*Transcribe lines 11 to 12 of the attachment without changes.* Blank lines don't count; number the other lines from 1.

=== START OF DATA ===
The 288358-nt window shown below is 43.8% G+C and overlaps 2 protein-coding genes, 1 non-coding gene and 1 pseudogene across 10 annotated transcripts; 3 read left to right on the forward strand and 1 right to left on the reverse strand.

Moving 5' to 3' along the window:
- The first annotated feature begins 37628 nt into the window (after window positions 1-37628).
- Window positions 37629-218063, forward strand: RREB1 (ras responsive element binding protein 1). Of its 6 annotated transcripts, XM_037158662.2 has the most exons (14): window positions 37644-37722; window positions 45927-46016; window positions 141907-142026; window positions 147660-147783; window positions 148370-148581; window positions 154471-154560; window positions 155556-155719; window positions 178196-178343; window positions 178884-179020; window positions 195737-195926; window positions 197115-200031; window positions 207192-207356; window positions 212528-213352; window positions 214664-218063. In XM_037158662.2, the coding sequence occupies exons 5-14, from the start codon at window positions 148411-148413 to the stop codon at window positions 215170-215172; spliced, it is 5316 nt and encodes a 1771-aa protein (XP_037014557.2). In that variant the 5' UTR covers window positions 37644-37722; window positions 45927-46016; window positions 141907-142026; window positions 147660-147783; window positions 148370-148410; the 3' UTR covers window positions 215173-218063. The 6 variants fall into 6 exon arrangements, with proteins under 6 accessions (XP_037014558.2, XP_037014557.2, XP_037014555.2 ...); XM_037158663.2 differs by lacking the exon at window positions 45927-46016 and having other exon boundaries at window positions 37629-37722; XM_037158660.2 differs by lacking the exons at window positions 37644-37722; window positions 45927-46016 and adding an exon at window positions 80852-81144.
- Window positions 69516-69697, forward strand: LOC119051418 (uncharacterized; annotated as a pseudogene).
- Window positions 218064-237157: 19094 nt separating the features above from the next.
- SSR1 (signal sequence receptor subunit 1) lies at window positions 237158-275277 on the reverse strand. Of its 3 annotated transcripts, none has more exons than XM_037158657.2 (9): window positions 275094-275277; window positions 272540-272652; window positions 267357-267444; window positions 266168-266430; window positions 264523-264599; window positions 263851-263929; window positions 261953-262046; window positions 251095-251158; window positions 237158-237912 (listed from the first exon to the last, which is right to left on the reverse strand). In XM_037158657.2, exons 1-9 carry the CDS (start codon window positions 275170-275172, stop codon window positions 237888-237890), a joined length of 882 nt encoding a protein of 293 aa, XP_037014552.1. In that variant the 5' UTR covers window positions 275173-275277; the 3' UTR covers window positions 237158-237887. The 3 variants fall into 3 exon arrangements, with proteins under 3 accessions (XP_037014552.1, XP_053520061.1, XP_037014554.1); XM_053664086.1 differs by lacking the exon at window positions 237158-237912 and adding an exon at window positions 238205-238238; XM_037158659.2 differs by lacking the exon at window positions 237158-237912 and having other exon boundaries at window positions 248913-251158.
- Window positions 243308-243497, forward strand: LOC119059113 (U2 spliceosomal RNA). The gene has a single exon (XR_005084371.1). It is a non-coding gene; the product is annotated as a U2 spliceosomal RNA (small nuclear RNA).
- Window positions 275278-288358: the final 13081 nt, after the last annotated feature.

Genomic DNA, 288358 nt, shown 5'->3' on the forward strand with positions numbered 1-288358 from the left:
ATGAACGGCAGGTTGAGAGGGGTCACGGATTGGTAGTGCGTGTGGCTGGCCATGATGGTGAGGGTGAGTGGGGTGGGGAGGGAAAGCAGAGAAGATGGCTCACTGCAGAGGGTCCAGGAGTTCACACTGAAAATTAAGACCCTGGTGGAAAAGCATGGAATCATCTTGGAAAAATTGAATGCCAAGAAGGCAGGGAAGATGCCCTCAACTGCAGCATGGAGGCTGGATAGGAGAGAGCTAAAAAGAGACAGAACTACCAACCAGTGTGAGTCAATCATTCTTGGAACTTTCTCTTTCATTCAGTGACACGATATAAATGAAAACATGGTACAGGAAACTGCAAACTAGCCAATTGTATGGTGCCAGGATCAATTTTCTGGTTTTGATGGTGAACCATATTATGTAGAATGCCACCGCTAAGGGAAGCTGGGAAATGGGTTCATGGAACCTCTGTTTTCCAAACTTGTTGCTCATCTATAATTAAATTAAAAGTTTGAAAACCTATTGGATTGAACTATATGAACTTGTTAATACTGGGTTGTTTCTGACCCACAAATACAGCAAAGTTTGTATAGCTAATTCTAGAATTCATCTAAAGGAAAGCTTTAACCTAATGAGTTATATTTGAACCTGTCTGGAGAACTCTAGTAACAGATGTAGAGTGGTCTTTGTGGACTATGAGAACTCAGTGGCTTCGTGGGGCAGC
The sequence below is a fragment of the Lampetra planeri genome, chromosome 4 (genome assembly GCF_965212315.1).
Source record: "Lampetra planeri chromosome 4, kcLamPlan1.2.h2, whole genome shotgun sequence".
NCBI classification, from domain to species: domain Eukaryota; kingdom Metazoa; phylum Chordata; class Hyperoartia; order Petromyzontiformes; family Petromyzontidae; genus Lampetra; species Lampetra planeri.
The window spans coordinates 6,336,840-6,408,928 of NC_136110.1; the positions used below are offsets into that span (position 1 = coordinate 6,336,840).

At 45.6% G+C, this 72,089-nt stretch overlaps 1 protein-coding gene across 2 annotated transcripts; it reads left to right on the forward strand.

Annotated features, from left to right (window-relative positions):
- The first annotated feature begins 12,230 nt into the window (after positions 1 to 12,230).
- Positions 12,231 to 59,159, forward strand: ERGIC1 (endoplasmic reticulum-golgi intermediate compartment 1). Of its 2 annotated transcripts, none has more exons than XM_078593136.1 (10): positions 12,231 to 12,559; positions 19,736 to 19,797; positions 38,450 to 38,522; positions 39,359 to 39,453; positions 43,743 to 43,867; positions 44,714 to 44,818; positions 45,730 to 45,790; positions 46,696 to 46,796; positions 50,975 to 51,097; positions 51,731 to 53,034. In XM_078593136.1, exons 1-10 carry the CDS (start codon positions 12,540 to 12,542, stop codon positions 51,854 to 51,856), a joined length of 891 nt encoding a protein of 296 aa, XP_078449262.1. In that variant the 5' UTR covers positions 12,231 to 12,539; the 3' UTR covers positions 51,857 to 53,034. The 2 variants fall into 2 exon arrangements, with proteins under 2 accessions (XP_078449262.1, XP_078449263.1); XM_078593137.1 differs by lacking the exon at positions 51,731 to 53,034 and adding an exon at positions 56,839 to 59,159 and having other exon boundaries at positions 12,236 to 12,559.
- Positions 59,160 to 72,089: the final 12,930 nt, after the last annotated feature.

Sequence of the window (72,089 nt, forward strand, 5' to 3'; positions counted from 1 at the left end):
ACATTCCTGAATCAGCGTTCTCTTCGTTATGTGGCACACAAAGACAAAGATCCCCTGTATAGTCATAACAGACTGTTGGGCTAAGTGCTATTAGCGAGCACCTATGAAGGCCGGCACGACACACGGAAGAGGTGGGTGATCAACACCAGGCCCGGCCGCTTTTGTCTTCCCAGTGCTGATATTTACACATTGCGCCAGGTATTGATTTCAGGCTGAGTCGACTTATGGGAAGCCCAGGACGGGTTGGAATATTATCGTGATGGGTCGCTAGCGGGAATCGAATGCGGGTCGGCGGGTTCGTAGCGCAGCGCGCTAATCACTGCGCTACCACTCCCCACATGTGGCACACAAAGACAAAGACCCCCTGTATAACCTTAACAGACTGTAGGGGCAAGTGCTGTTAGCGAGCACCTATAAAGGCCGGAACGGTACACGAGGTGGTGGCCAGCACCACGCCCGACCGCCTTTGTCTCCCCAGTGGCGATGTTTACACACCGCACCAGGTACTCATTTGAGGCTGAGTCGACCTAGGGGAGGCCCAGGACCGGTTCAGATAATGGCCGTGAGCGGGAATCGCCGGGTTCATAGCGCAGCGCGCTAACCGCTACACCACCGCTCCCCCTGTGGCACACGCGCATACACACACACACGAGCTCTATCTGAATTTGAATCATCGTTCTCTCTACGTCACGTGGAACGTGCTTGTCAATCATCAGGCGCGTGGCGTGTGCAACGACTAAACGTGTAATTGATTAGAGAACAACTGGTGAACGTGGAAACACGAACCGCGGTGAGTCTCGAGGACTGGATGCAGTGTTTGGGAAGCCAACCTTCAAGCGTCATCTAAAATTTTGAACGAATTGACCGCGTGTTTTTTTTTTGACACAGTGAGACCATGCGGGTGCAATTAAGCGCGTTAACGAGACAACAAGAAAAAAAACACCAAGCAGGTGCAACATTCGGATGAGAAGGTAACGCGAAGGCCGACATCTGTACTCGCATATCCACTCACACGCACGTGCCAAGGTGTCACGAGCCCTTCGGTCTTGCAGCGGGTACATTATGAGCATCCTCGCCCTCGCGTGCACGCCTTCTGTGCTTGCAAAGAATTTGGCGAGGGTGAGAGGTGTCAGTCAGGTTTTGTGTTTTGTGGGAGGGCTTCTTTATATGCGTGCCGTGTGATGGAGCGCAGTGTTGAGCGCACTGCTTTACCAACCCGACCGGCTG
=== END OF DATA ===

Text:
ATGAACGGCAGGTTGAGAGGGGTCACGGATTGGTAGTGCGTGTGGCTGGCCATGATGGTGAGGGTGAGTGGGGTGGGGAGGGAAAGCAGAGAAGATGGCTCACTGCAGAGGGTCCAGGAGTTCACACTGAAAATTAAGACCCTGGTGGAAAAGCATGGAATCATCTTGGAAAAATTGAATGCCAAGAAGGCAGGGAAGATGCCCTCAACTGCAGCATGGAGGCTGGATAGGAGAGAGCTAAAAAGAGACAGAACTACCAACCAGTGTGAGTCAATCATTCTTGGAACTTTCTCTTTCATTCAGTGACACGATATAAATGAAAACATGGTACAGGAAACTGCAAACTAGCCAATTGTATGGTGCCAGGATCAATTTTCTGGTTTTGATGGTGAACCATATTATGTAGAATGCCACCGCTAAGGGAAGCTGGGAAATGGGTTCATGGAACCTCTGTTTTCCAAACTTGTTGCTCATCTATAATTAAATTAAAAGTTTGAAAACCTATTGGATTGAACTATATGAACTTGTTAATACTGGGTTGTTTCTGACCCACAAATACAGCAAAGTTTGTATAGCTAATTCTAGAATTCATCTAAAGGAAAGCTTTAACCTAATGAGTTATATTTGAACCTGTCTGGAGAACTCTAGTAACAGATGTAGAGTGGTCTTTGTGGACTATGAGAACTCAGTGGCTTCGTGGGGCAGC
The sequence below is a fragment of the Lampetra planeri genome, chromosome 4 (genome assembly GCF_965212315.1).